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Contemplating today's Gospel

Today's Gospel + homily (in 300 words)

Wednesday of the Twenty-seventh Week in Ordinary Time

1st Reading (Gal 2:1-2.7-14): Brothers and sisters: After fourteen years I again went up to Jerusalem with Barnabas, taking Titus along also. I went up in accord with a revelation, and I presented to them the Gospel that I preach to the Gentiles, but privately to those of repute, so that I might not be running, or have run, in vain. On the contrary, when they saw that I had been entrusted with the Gospel to the uncircumcised, just as Peter to the circumcised, for the one who worked in Peter for an apostolate to the circumcised worked also in me for the Gentiles, and when they recognized the grace bestowed upon me, James and Cephas and John, who were reputed to be pillars, gave me and Barnabas their right hands in partnership, that we should go to the Gentiles and they to the circumcised.

Only, we were to be mindful of the poor, which is the very thing I was eager to do. And when Cephas came to Antioch, I opposed him to his face because he clearly was wrong. For, until some people came from James, he used to eat with the Gentiles; but when they came, he began to draw back and separated himself, because he was afraid of the circumcised. And the rest of the Jews acted hypocritically along with him, with the result that even Barnabas was carried away by their hypocrisy. But when I saw that they were not on the right road in line with the truth of the Gospel, I said to Cephas in front of all, «If you, though a Jew, are living like a Gentile and not like a Jew, how can you compel the Gentiles to live like Jews?».
Responsorial Psalm: 116
R/. Go out to all the world, and tell the Good News.
Praise the Lord, all you nations, glorify him, all you peoples!

For steadfast is his kindness toward us, and the fidelity of the Lord endures forever.
Versicle before the Gospel (Rom 8:15): Alleluia. You have received a spirit of adoption as sons through which we cry: Abba! Father! Alleluia.
Gospel text (Lk 11:1-4): Jesus was praying in a certain place, and when he had finished, one of his disciples said to him, "Lord, teach us to pray just as John taught his disciples." He said to them, "When you pray, say: Father, hallowed be your name, your Kingdom come. Give us each day our daily bread and forgive us our sins for we ourselves forgive everyone in debt to us, and do not subject us to the final test."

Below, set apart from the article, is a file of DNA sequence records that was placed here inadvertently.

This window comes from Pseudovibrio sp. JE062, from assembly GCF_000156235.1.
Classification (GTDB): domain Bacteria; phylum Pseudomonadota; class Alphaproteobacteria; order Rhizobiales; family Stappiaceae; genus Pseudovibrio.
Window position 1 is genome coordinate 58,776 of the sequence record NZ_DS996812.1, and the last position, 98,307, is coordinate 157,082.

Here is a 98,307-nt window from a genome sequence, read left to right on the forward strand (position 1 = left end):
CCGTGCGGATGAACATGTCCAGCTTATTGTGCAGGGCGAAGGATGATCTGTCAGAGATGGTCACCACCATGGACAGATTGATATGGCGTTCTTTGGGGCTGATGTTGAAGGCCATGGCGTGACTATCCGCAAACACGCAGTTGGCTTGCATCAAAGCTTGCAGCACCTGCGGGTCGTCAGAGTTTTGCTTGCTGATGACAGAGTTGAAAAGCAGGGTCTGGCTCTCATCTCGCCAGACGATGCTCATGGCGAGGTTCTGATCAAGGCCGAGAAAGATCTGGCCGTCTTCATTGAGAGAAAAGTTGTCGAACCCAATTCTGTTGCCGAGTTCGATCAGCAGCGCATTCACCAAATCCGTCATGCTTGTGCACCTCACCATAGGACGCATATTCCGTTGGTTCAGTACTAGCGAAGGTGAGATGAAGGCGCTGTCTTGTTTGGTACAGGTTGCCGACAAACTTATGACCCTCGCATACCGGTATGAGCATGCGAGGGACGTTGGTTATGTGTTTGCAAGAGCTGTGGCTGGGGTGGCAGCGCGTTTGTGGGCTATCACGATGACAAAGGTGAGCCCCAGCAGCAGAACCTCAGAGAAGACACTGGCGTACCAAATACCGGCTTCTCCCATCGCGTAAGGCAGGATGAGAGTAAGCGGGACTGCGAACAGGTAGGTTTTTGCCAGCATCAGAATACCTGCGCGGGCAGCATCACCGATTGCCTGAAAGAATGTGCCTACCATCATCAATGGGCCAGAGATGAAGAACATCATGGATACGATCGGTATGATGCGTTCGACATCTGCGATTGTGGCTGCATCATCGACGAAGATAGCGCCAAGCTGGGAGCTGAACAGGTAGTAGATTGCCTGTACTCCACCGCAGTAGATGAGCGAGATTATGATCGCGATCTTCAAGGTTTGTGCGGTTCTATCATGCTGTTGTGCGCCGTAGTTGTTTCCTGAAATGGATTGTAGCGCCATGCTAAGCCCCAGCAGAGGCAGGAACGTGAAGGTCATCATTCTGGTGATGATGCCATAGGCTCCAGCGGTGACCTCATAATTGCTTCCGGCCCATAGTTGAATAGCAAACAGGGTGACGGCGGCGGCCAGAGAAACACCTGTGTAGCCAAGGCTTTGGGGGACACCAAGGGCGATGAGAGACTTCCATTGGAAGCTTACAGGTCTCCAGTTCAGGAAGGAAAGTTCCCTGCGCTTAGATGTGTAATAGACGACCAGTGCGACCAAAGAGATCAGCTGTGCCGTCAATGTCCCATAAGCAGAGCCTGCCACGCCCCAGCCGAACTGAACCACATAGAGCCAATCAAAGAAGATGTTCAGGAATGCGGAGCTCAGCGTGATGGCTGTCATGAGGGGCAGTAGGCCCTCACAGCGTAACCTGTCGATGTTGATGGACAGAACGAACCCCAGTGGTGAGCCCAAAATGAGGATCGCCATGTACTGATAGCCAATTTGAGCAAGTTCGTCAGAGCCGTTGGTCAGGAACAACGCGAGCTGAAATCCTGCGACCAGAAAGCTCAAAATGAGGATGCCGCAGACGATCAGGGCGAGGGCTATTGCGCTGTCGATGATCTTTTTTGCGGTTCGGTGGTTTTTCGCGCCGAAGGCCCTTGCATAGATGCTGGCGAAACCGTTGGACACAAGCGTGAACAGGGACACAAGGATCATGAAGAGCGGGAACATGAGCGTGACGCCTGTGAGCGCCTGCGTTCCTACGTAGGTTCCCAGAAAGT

“Lord, teach us to pray just as John taught his disciples”

Fr. Austin Chukwuemeka IHEKWEME (Ikenanzizi, Nigeria)

Today, we see how one of Jesus' disciples tells Him: “Lord, teach us to pray just as John taught his disciples” (Lk 11:1). Jesus' reply: “When you pray, say: Father, hallowed be your name, your Kingdom come. Give us each day our daily bread and forgive us our sins for we ourselves forgive everyone in debt to us, and do not subject us to the final test” (Lk 11:2-4), may be summarized in a single phrase: the best mental attitude for the Christian prayer is that of a child in front of his father.

We can see right away that the prayer, according to Jesus, is something like a “father-son” kinship. That is, a family matter based on a relation of closeness and love. The image of God as a Father speaks to us of a relationship based on affection and intimacy, not on power and authority.

To pray as Christians means to position ourselves in a situation whereby we see God as our Father and we speak to Him as His sons: “You write: ‘To pray is to talk with God. But about what?’. About what? About Him, about yourself: joys, sorrows, successes and failures, noble ambitions, daily worries, weaknesses! And acts of thanksgiving and petitions: and Love and reparation. In a word: to get to know Him and to get to know yourself: ‘to get acquainted!’” (Saint Josemaria Escrivá).

When children speak with their parents they try to transmit, through their words and body language, what they feel in their heart. We become better-praying men and women when our relationship with God is more intimate, as that of a father with his son. Jesus himself left with us His own example. He is the Way.

And, if you invoke the Virgin Mother of God, master of prayer, it will even be easier! In fact “the contemplation of Christ has in Mary its insurmountable model. The Son's face belongs to her in a very special way (...). Nobody has devoted himself with Mary's assiduity to the contemplation of Christ's face” (Saint John Paul II).

Thoughts on Today's Gospel

  • "You say that you don't know how to pray? Put yourself in the presence of God, and once you have said, 'Lord, I don't know how to pray!' rest assured that you have begun to do so" (Saint Josemaria Escrivá)

  • "Take the Gospel, read a small fragment, imagine what happened and discuss it with Jesus. In this way you will have your look fixed on Jesus and not on the soap opera, for instance” (Francis)

  • "When Jesus prays he is already teaching us how to pray... " (Catechism of the Catholic Church, nº 2607)